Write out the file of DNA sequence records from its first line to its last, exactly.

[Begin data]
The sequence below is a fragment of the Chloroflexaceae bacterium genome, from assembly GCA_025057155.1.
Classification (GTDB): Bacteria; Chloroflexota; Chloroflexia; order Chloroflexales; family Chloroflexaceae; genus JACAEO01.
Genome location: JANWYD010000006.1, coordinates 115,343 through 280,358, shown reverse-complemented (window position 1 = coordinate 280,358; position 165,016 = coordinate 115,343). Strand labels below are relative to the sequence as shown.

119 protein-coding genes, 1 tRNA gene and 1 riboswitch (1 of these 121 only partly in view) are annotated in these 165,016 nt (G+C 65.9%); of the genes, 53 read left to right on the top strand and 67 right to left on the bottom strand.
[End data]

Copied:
The sequence below is a fragment of the Chloroflexaceae bacterium genome, from assembly GCA_025057155.1.
Classification (GTDB): Bacteria; Chloroflexota; Chloroflexia; order Chloroflexales; family Chloroflexaceae; genus JACAEO01.
Genome location: JANWYD010000006.1, coordinates 115,343 through 280,358, shown reverse-complemented (window position 1 = coordinate 280,358; position 165,016 = coordinate 115,343). Strand labels below are relative to the sequence as shown.

119 protein-coding genes, 1 tRNA gene and 1 riboswitch (1 of these 121 only partly in view) are annotated in these 165,016 nt (G+C 65.9%); of the genes, 53 read left to right on the top strand and 67 right to left on the bottom strand.